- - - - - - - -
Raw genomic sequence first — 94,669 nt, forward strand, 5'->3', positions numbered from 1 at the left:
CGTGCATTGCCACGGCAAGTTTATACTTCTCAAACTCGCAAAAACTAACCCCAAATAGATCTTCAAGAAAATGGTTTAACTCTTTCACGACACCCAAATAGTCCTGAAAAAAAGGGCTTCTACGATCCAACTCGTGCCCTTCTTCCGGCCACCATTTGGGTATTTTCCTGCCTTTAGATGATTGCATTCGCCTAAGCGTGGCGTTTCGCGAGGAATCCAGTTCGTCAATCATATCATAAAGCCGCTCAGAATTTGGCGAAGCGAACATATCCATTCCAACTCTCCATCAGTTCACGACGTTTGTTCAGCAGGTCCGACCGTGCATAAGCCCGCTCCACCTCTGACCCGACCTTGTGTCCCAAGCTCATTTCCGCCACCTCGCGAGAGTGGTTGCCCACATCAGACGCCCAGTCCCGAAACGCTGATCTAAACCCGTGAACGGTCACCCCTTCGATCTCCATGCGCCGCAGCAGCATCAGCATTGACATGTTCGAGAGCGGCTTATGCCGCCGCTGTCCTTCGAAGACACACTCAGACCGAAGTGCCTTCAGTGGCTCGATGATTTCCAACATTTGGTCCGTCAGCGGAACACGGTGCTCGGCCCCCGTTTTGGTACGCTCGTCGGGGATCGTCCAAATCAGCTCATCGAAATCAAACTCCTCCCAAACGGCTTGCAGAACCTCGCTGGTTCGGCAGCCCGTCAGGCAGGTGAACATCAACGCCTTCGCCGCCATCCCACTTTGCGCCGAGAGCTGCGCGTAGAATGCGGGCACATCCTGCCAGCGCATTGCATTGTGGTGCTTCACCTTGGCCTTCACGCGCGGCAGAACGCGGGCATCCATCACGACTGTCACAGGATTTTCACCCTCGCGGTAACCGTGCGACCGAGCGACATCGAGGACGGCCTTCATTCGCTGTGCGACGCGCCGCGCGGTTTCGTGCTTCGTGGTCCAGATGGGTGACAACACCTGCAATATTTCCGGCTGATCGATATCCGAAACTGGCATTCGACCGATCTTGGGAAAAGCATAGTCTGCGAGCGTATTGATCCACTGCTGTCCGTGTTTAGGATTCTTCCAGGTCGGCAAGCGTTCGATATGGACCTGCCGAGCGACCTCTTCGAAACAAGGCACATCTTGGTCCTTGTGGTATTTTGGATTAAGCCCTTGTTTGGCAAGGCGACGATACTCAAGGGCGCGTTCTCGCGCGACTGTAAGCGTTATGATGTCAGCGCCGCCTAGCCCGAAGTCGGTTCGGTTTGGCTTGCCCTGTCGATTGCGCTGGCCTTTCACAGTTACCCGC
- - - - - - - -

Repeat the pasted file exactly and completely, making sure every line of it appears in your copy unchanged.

Raw genomic sequence first — 94,669 nt, forward strand, 5'->3', positions numbered from 1 at the left:
CGTGCATTGCCACGGCAAGTTTATACTTCTCAAACTCGCAAAAACTAACCCCAAATAGATCTTCAAGAAAATGGTTTAACTCTTTCACGACACCCAAATAGTCCTGAAAAAAAGGGCTTCTACGATCCAACTCGTGCCCTTCTTCCGGCCACCATTTGGGTATTTTCCTGCCTTTAGATGATTGCATTCGCCTAAGCGTGGCGTTTCGCGAGGAATCCAGTTCGTCAATCATATCATAAAGCCGCTCAGAATTTGGCGAAGCGAACATATCCATTCCAACTCTCCATCAGTTCACGACGTTTGTTCAGCAGGTCCGACCGTGCATAAGCCCGCTCCACCTCTGACCCGACCTTGTGTCCCAAGCTCATTTCCGCCACCTCGCGAGAGTGGTTGCCCACATCAGACGCCCAGTCCCGAAACGCTGATCTAAACCCGTGAACGGTCACCCCTTCGATCTCCATGCGCCGCAGCAGCATCAGCATTGACATGTTCGAGAGCGGCTTATGCCGCCGCTGTCCTTCGAAGACACACTCAGACCGAAGTGCCTTCAGTGGCTCGATGATTTCCAACATTTGGTCCGTCAGCGGAACACGGTGCTCGGCCCCCGTTTTGGTACGCTCGTCGGGGATCGTCCAAATCAGCTCATCGAAATCAAACTCCTCCCAAACGGCTTGCAGAACCTCGCTGGTTCGGCAGCCCGTCAGGCAGGTGAACATCAACGCCTTCGCCGCCATCCCACTTTGCGCCGAGAGCTGCGCGTAGAATGCGGGCACATCCTGCCAGCGCATTGCATTGTGGTGCTTCACCTTGGCCTTCACGCGCGGCAGAACGCGGGCATCCATCACGACTGTCACAGGATTTTCACCCTCGCGGTAACCGTGCGACCGAGCGACATCGAGGACGGCCTTCATTCGCTGTGCGACGCGCCGCGCGGTTTCGTGCTTCGTGGTCCAGATGGGTGACAACACCTGCAATATTTCCGGCTGATCGATATCCGAAACTGGCATTCGACCGATCTTGGGAAAAGCATAGTCTGCGAGCGTATTGATCCACTGCTGTCCGTGTTTAGGATTCTTCCAGGTCGGCAAGCGTTCGATATGGACCTGCCGAGCGACCTCTTCGAAACAAGGCACATCTTGGTCCTTGTGGTATTTTGGATTAAGCCCTTGTTTGGCAAGGCGACGATACTCAAGGGCGCGTTCTCGCGCGACTGTAAGCGTTATGATGTCAGCGCCGCCTAGCCCGAAGTCGGTTCGGTTTGGCTTGCCCTGTCGATTGCGCTGGCCTTTCACAGTTACCCGC